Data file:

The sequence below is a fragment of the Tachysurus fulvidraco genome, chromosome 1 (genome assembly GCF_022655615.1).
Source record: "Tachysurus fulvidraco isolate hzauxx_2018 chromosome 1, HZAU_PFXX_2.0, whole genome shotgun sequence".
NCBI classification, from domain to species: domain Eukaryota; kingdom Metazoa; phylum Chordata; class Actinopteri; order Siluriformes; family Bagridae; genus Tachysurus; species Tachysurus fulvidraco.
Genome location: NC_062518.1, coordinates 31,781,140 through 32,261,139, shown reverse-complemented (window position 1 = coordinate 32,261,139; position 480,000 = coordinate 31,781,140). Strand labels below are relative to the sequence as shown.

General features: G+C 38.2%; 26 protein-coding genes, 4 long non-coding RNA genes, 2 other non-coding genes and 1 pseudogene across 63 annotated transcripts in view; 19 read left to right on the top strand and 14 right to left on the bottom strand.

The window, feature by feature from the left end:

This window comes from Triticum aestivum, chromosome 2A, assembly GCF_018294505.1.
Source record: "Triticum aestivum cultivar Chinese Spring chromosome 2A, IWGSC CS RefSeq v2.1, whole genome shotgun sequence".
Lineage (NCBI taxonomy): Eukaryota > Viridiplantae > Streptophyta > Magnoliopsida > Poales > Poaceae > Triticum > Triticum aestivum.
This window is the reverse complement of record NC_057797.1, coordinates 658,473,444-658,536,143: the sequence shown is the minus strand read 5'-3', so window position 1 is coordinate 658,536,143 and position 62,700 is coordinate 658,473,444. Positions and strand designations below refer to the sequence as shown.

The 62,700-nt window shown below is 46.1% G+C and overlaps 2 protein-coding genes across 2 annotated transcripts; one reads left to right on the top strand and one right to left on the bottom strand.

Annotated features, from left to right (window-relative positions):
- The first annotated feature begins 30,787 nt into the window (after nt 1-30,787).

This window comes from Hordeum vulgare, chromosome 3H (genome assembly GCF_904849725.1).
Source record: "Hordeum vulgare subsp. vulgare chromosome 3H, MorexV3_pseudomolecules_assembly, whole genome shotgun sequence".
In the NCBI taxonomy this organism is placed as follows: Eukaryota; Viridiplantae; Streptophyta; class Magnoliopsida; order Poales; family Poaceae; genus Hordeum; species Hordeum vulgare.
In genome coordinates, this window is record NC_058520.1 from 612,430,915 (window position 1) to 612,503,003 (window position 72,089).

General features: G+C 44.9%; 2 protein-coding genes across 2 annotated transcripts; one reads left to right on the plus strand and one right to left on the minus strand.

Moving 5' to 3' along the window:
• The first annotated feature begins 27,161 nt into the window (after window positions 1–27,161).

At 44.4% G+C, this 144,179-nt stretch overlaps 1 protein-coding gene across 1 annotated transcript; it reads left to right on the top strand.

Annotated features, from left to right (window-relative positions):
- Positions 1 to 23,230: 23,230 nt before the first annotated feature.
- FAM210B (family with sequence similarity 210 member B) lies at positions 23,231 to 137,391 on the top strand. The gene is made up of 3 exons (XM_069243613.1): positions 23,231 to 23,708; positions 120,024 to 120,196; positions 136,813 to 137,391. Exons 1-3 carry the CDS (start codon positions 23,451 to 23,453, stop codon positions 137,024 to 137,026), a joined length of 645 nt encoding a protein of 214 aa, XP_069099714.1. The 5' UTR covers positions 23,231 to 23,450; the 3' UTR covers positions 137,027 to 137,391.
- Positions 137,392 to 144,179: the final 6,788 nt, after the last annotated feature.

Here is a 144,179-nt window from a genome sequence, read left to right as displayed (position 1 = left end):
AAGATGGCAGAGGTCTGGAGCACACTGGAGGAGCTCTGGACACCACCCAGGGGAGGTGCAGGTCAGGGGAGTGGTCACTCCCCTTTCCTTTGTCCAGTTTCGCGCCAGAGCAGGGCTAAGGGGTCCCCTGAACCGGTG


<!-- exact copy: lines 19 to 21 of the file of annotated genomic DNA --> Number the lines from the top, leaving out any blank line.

Moving 5' to 3' along the window:
• The first annotated feature begins 27,161 nt into the window (after window positions 1–27,161).

At 44.4% G+C, this 144,179-nt stretch overlaps 1 protein-coding gene across 1 annotated transcript; it reads left to right on the top strand.